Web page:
HTML and CSS Reference
In-Depth Information
Some of the most common and helpful methods are documented in the following list.
_.each(list, callback, [context]) : Calls back each element of the list as an argument to
the callback. It uses the native forEach in the browsers that support it. Notice _.each takes an addi-
tional “context” object that is bound to this inside the callback., callback, [context]) : Similar to _.each , except it takes the return values
from the callback method and returns a new array.
_.find(list, callback, [context]) : Returns the first item in the list for which the callback
function returns true . It's useful for finding an element in a list based on some arbitrary criteria func-
_.filter(list, callback, [context]) : Similar to _.find except that it returns an array
of all the items for which the callback returns true .
_.without(array, [*values]) : Returns a new array without any instances of values removed;
useful, for example, for removing dead sprites from a list.
_.uniq(array, [isSorted], [iterator]) : _.uniq returns a copy of an array with any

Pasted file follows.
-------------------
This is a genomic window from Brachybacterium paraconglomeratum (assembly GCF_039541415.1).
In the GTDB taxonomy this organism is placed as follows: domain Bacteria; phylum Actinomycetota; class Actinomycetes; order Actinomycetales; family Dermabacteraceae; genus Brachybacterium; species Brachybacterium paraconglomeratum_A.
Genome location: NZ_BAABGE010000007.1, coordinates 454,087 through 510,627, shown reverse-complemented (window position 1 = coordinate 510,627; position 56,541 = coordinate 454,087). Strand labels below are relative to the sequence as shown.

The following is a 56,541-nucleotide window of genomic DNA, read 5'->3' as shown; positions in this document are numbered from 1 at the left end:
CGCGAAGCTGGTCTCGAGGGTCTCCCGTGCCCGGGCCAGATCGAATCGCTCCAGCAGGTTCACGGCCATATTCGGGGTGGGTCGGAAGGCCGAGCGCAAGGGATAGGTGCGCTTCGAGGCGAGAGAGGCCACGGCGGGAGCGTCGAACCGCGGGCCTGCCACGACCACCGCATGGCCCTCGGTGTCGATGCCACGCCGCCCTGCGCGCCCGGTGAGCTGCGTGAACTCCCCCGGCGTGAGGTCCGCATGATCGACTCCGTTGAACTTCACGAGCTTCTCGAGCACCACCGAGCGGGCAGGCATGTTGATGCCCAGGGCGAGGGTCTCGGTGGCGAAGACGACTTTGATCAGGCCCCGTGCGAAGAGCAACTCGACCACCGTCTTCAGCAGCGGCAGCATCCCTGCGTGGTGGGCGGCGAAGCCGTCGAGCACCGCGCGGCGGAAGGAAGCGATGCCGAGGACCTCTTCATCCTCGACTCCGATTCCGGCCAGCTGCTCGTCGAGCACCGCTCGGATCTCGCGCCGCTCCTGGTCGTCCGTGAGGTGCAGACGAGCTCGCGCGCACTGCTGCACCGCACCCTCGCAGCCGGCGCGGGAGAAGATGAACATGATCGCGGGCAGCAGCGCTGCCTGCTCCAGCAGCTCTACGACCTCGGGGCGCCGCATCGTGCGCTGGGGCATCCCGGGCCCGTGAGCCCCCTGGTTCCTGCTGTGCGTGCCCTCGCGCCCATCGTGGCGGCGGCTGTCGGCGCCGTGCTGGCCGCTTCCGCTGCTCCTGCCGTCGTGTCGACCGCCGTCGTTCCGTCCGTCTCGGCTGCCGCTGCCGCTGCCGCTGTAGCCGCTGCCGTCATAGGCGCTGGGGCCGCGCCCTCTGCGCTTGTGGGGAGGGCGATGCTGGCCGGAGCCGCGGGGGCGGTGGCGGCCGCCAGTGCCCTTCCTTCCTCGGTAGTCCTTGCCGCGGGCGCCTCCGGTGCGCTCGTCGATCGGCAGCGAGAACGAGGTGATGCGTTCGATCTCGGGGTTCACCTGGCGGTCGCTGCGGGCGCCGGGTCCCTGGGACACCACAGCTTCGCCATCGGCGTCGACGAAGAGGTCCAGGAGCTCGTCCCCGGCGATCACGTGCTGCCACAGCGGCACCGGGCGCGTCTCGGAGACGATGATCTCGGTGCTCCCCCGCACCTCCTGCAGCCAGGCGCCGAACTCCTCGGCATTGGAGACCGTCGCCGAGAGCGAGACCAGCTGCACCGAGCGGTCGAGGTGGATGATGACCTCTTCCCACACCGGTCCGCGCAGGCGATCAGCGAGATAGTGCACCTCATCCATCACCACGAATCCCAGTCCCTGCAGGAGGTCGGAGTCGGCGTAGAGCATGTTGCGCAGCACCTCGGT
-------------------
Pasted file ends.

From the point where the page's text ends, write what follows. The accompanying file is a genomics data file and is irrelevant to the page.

duplicate elements removed. If the array happens to be in a sorted state, pass true to isSorted to
improve performance.
Taken together, these methods make working with lists of objects much more concise.
Using Utility Functions
Underscore also provides a number of general utility functions that can make your life easier.
_.bindAll(object, [*methodNames]) : Modifies any calls to methodNames on object so
that the context is always object . This means you can pass methods to jQuery event handlers, for ex-
ample, without needing to worry about the context of this .
_.keys(object) / _.values(object) : Returns all of an object's keys or values.
_.extend(destination, *sources) : Copies all the properties from a list of source objects
over to the destination, overwriting any existing properties.[ObjectType] : Underscore.js provides a good number of methods of the form[Ob-
jectType] to check the type of a passed-in object. This is useful because JavaScript doesn't provide
built-in type checking methods. The methods Underscore provides are _.isEqual , _.isEmpty ,
_.isElement, _.isArray , _.isFunction , _.isString , _ isNumber , _.isBoolean ,
_.isNaN , _.isNull , and _.isUndefined. All the[ObjectType] methods are relatively
self-explanatory: They each check the type of the object passed in and return true or false . They
provide a succinct way to do type checking on JavaScript objects, which is useful for checking arguments
and faking polymorphism by having methods behave differently depending on what is passed into them.
_.uniqueId([prefix]) : Generates a globally unique identifier for client-side DOM elements or
models. This is useful because you often want to add unique ID attributes to elements you add to the
These utility methods, particularly _.extend are used frequently in the topic.
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